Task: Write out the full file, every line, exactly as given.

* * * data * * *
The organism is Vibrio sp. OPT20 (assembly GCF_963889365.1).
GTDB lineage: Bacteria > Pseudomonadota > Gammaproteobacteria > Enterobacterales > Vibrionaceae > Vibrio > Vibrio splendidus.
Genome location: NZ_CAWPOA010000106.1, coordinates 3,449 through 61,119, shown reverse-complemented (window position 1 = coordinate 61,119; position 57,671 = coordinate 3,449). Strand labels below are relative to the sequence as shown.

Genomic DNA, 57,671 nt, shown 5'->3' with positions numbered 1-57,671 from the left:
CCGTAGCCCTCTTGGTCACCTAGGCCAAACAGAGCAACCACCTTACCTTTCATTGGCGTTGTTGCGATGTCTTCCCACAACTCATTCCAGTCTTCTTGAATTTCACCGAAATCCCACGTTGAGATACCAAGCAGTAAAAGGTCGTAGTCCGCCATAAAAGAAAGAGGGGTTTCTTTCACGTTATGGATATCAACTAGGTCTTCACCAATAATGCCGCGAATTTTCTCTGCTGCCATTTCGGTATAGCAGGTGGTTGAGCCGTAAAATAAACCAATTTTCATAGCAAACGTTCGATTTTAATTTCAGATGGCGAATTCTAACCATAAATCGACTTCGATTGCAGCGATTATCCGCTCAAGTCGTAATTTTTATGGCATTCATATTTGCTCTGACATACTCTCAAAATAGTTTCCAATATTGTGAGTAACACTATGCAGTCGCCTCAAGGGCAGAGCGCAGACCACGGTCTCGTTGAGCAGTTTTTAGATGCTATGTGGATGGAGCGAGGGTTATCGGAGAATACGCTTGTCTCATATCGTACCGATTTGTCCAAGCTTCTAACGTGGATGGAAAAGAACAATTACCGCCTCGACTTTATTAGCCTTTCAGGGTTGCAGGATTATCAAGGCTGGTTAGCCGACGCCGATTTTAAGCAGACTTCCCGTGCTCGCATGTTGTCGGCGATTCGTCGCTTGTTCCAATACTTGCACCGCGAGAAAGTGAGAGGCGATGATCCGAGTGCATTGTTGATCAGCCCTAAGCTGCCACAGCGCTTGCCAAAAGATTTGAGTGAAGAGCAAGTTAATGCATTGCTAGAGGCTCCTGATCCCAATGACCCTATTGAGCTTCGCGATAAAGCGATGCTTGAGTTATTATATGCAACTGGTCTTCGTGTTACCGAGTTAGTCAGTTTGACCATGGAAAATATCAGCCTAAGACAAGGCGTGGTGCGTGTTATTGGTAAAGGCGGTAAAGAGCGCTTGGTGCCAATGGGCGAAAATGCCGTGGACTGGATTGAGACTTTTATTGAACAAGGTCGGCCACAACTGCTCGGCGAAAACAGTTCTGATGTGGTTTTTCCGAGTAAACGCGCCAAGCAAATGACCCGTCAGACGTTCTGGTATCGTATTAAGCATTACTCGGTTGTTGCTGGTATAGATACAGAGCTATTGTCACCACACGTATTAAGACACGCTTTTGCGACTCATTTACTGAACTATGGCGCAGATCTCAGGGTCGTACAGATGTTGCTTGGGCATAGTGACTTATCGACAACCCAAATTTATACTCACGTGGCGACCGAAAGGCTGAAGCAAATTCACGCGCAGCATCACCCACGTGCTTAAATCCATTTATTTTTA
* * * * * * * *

The organism is Vibrio sp. OPT20 (assembly GCF_963889365.1).
GTDB lineage: Bacteria > Pseudomonadota > Gammaproteobacteria > Enterobacterales > Vibrionaceae > Vibrio > Vibrio splendidus.
Genome location: NZ_CAWPOA010000106.1, coordinates 3,449 through 61,119, shown reverse-complemented (window position 1 = coordinate 61,119; position 57,671 = coordinate 3,449). Strand labels below are relative to the sequence as shown.

Genomic DNA, 57,671 nt, shown 5'->3' with positions numbered 1-57,671 from the left:
CCGTAGCCCTCTTGGTCACCTAGGCCAAACAGAGCAACCACCTTACCTTTCATTGGCGTTGTTGCGATGTCTTCCCACAACTCATTCCAGTCTTCTTGAATTTCACCGAAATCCCACGTTGAGATACCAAGCAGTAAAAGGTCGTAGTCCGCCATAAAAGAAAGAGGGGTTTCTTTCACGTTATGGATATCAACTAGGTCTTCACCAATAATGCCGCGAATTTTCTCTGCTGCCATTTCGGTATAGCAGGTGGTTGAGCCGTAAAATAAACCAATTTTCATAGCAAACGTTCGATTTTAATTTCAGATGGCGAATTCTAACCATAAATCGACTTCGATTGCAGCGATTATCCGCTCAAGTCGTAATTTTTATGGCATTCATATTTGCTCTGACATACTCTCAAAATAGTTTCCAATATTGTGAGTAACACTATGCAGTCGCCTCAAGGGCAGAGCGCAGACCACGGTCTCGTTGAGCAGTTTTTAGATGCTATGTGGATGGAGCGAGGGTTATCGGAGAATACGCTTGTCTCATATCGTACCGATTTGTCCAAGCTTCTAACGTGGATGGAAAAGAACAATTACCGCCTCGACTTTATTAGCCTTTCAGGGTTGCAGGATTATCAAGGCTGGTTAGCCGACGCCGATTTTAAGCAGACTTCCCGTGCTCGCATGTTGTCGGCGATTCGTCGCTTGTTCCAATACTTGCACCGCGAGAAAGTGAGAGGCGATGATCCGAGTGCATTGTTGATCAGCCCTAAGCTGCCACAGCGCTTGCCAAAAGATTTGAGTGAAGAGCAAGTTAATGCATTGCTAGAGGCTCCTGATCCCAATGACCCTATTGAGCTTCGCGATAAAGCGATGCTTGAGTTATTATATGCAACTGGTCTTCGTGTTACCGAGTTAGTCAGTTTGACCATGGAAAATATCAGCCTAAGACAAGGCGTGGTGCGTGTTATTGGTAAAGGCGGTAAAGAGCGCTTGGTGCCAATGGGCGAAAATGCCGTGGACTGGATTGAGACTTTTATTGAACAAGGTCGGCCACAACTGCTCGGCGAAAACAGTTCTGATGTGGTTTTTCCGAGTAAACGCGCCAAGCAAATGACCCGTCAGACGTTCTGGTATCGTATTAAGCATTACTCGGTTGTTGCTGGTATAGATACAGAGCTATTGTCACCACACGTATTAAGACACGCTTTTGCGACTCATTTACTGAACTATGGCGCAGATCTCAGGGTCGTACAGATGTTGCTTGGGCATAGTGACTTATCGACAACCCAAATTTATACTCACGTGGCGACCGAAAGGCTGAAGCAAATTCACGCGCAGCATCACCCACGTGCTTAAATCCATTTATTTTTA